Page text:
February 14, 2006
Two weeks ago, the International Atomic Energy Agency (IAEA) voted to refer the matter of Iran's nuclear program to the U.N. Security Council. There is plenty to like about the IAEA resolution, starting with the large majority it commanded among the organization's member states--even the usually recalcitrant Russians and Chinese signed on.
The Quiet Americans
October 06, 2005
In late July, news surfaced that Iran had executed two gay teenagers--ostensibly for sexual assault, but most likely for the crime of being gay.
Regime Change, Inc.
April 25, 2005
When the Rose Revolution began in the fall of 2003, there was little reason to hope for a happy ending. Twelve years earlier, the former Soviet Republic of Georgia had stepped from communism into civil war. The old Communist eminence Eduard Shevardnadze may have brought greater stability when he took over the government in 1992, but his corrupt rule also generated huge new pools of ill will among the populace. Some of this disgust manifested itself in small, peaceful street protests.
March 28, 2005
Lawrence Kaplan on Bush's new Iran policy.
February 06, 2005
To see what Iraq will look like after January 30, just look north: Here in Kurdistan, the election is already over, even before anyone has cast a ballot.
Out of Beijing
November 15, 2004
China's Africa strategy.
July 05, 2004
America must act to stop the genocide in Darfur.
Key to Success
June 07, 2004
In March 2003, Americans thrilled to televised scenes of U.S. forces moving into Iraq. Well-spoken soldiers, modern equipment, and embedded reporters suggested a sense of purpose, competence, and courage that resonated across the country. But today, 14 months later, the mission is in shambles, scarred by rising Iraqi popular discontent, continued attacks against U.S. forces, infiltration of foreign fighters, mounting civil strife, and no credible sense of direction. Despite President George W. Bush's calls for staying the course, American public opinion has clearly turned against the mission.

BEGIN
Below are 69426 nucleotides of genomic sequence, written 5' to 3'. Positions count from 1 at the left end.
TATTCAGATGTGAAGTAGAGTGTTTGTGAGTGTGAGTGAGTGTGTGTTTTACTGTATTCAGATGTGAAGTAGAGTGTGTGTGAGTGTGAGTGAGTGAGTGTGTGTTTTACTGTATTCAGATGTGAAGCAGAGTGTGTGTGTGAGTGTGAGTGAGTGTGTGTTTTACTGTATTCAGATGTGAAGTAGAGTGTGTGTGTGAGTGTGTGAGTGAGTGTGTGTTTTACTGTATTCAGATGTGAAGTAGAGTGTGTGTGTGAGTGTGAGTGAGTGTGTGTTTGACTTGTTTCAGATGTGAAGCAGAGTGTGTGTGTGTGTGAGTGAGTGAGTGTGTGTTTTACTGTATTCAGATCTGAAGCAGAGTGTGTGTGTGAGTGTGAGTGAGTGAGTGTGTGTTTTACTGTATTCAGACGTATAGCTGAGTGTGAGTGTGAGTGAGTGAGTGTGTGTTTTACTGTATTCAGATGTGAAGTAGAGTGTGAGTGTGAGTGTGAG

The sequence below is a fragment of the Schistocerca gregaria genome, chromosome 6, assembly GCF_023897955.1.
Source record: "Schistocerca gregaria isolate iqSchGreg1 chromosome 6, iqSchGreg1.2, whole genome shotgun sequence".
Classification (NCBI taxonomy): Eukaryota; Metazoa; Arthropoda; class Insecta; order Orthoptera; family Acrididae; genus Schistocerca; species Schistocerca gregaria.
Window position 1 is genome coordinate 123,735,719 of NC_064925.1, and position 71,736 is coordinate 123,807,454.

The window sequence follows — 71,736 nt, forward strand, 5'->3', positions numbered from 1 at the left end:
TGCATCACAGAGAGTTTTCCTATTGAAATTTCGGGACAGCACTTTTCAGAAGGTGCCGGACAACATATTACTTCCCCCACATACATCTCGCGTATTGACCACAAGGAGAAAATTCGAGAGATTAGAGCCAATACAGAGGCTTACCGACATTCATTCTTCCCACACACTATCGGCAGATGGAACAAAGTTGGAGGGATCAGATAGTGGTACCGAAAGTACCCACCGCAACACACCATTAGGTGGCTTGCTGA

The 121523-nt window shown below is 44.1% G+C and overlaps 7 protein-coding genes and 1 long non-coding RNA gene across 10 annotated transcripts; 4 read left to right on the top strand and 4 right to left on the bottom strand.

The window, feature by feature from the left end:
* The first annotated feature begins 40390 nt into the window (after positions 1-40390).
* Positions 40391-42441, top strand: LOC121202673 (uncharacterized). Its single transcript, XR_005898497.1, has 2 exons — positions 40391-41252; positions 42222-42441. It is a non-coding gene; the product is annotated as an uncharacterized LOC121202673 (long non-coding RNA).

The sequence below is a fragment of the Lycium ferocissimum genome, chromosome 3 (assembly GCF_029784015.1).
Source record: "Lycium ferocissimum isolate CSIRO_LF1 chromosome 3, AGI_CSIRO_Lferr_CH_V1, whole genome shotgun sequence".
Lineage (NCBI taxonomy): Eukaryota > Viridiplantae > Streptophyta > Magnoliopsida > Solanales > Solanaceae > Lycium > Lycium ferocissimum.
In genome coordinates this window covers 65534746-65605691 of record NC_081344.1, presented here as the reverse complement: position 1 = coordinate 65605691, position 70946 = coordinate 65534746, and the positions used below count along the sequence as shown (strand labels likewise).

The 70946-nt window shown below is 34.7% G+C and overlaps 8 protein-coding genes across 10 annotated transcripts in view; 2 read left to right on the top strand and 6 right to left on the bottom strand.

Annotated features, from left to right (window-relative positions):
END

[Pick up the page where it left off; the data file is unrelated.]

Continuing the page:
June 07, 2004
Most of the time in war, diplomatic machinations don't create enduring realities--events on the battlefield do. After World War I, the defeated, but not humiliated, German army that surrendered in France and Belgium provided the origins for the "stab in the back" mythology that fueled Hitler's rise to power. After World War II, by contrast, the shattered and shamed Wehrmacht in Berlin was unable to energize a Fourth Reich. George S.
June 07, 2004
America's Iraq policy requires a fundamental strategic reappraisal. The present policy--justified by falsehoods, pursued with unilateral arrogance, blinded by self-delusion, and stained by sadistic excesses--cannot be corrected with a few hasty palliatives. The remedy must be international in character; political, rather than military, in substance; and regional, rather than simply Iraqi, in scope. Rectifying the increasingly messy Iraqi adventure requires understanding its root: the extremist foreign policy pursued by this administration.